With this visit I could see that she is still not ready to talk about my step dad and is careful in conversation to not bring up his name, when she does she tears up.  I felt a sense of her needing to get out of the house to get away from the constant reminder he is gone.  She did not really care to have me over, we met out at my sisters and other places.  I can see she is still not at the point of wanting to go through his personal things.  I get the sense she has closed off some rooms in the house, has tucked some things away so not to see them every day and she just is not ready to deal with the realization of his death.  That is just the way mom is, as far as I know she still has not visited my grannies grave site and that has been two years, she says it is just too hard, says grannie knows she loves her and she misses her.  We all grieve in our own way and can not judge other’s with how they may deal with death.

I know my mother as I am sure she knew hers and as she slowly begins to look like granny I wonder if I am slowly starting to look like mom.  I assume she deals with things much like I do as we are from the same core.  If so I think she is going to need time to find herself before she can face the actual act of letting my step dad go.  If so she will close off that part of her for a while because it is too painful, not wanting to see his things or be reminded in any other way that he is gone because just the emptiness of her bed and the loss of his presence is almost too much right now.  I don’t bring him up unless she does, I don’t ask questions or say anything that may remind her because I can’t stand to see tears in my mother’s eyes.  It seems so strange that through our parents, (if we are lucky enough to have a good relationship with them and if they are still around), we start to see so much of them in ourselves the older we get.  My grannie was one of the most beautiful people I have ever met.  She was full of life, strong willed, loving, giving and although she was this tiny frail little woman her spirit was as big as they come.  My mother is no different and I am so glad I have been blessed with the same genes.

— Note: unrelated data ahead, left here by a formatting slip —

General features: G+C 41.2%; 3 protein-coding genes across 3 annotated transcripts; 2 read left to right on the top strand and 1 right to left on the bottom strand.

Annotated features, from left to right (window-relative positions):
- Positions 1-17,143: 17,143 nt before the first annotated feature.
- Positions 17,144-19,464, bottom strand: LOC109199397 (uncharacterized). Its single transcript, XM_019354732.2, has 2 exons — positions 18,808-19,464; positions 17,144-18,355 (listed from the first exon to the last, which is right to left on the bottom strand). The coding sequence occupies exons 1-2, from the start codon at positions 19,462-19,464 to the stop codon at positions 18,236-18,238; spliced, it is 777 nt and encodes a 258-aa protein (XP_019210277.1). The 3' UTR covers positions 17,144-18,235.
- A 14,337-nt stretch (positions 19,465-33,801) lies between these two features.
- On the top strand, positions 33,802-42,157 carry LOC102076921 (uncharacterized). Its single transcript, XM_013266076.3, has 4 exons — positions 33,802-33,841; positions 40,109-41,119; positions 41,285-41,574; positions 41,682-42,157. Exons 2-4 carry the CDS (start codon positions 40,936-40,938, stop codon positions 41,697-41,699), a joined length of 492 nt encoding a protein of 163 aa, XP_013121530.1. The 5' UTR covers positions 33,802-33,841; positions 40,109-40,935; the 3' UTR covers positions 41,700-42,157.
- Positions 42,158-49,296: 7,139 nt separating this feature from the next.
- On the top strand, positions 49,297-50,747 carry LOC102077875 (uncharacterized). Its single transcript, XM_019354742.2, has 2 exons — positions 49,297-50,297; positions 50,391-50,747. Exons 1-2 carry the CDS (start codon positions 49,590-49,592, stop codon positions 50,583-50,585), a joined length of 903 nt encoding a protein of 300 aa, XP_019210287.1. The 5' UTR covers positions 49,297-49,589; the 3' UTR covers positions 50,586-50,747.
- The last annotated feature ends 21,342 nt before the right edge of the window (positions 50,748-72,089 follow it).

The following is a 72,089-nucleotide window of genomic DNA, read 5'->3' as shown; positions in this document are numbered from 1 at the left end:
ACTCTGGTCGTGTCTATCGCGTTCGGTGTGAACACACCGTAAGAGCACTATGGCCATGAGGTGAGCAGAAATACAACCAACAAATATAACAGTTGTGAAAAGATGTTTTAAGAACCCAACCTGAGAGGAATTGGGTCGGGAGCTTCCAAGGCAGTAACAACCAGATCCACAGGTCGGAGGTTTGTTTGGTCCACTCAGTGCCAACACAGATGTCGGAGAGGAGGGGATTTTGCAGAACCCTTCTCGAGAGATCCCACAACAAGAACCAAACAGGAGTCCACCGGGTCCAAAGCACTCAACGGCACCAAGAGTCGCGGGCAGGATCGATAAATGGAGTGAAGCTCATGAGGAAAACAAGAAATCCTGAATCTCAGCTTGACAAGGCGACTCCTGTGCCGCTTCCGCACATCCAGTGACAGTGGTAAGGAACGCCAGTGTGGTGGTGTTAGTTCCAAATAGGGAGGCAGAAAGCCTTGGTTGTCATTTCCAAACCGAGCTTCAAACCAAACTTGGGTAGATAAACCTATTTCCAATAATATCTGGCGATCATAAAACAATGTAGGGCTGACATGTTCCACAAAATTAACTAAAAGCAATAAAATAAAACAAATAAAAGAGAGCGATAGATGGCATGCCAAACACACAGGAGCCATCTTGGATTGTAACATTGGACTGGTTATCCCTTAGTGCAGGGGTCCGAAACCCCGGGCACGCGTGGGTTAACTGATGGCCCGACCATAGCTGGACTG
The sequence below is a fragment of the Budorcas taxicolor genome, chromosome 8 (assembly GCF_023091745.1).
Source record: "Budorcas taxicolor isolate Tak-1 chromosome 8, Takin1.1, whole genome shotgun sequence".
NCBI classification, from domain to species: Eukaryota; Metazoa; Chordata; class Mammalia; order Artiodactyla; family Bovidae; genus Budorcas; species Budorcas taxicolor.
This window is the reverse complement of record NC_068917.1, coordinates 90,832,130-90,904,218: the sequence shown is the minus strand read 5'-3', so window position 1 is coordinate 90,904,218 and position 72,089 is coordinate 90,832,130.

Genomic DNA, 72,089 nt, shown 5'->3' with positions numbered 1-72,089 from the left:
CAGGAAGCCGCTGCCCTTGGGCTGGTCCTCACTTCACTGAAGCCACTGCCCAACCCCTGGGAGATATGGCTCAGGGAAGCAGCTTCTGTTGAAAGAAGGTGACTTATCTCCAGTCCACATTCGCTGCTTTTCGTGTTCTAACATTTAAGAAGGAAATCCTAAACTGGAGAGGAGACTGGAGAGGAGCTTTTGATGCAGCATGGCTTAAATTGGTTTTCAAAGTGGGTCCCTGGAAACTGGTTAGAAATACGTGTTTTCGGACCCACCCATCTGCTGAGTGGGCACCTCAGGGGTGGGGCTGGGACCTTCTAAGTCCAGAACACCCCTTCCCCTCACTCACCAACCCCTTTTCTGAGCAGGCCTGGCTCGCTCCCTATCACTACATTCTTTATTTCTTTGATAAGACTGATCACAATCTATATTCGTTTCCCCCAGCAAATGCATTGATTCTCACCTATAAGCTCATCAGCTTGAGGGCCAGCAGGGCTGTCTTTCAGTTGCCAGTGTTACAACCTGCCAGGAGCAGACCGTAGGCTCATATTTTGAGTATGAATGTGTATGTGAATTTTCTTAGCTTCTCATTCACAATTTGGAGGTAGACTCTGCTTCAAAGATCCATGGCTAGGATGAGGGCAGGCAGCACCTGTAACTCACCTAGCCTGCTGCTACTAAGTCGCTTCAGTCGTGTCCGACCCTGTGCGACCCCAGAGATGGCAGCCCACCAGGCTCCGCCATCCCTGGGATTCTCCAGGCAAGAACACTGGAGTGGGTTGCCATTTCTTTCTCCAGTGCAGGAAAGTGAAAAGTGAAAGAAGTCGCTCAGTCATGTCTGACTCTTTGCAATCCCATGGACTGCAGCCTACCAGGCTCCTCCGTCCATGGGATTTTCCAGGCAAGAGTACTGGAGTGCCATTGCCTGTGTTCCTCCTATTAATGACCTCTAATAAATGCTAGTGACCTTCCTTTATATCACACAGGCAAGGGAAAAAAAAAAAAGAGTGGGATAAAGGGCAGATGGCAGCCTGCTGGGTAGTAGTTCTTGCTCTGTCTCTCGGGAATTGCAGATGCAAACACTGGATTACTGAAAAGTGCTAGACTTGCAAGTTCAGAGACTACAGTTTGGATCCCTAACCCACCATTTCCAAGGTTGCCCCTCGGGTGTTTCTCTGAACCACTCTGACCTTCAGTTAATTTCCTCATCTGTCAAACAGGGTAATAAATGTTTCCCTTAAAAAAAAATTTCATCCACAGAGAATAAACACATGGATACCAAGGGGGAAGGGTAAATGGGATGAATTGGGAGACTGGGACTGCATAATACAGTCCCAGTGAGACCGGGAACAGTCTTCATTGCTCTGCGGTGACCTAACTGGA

At times it saddens me that I never had children and that the power of seeing all these beautiful changes in life will end with me, my hope is maybe someone out there will see within me the beauty of life that both my grannie and mother gave to me.  I guess in a way that is why I write and why I share with strangers hoping that someone out there will feel something in a world of numbness….life is about feeling, loving and giving something back, not the material things that you have.

I do hope someone reads these post and gets something out of them.

4 thoughts on “Seeing ourselves in our parents, aging and feeling blessed.

  1. A beautiful post Sheri.

    Reflective and so true as to the questions you are pondering and the observations you are making.

    Thank you for sharing that with us…

  2. “Lately the strangest thing I have noticed is that each time I see my mother I see more and more of my grannie within her…”

    This reminds me of a song my brother turned me onto by Keith Urban…song for dad…listen and it’s so true how we are a reflection of our parents.

    share on sheri.

    Climer

Leave a Reply

Your email address will not be published. Required fields are marked *

This blog is kept spam free by WP-SpamFree.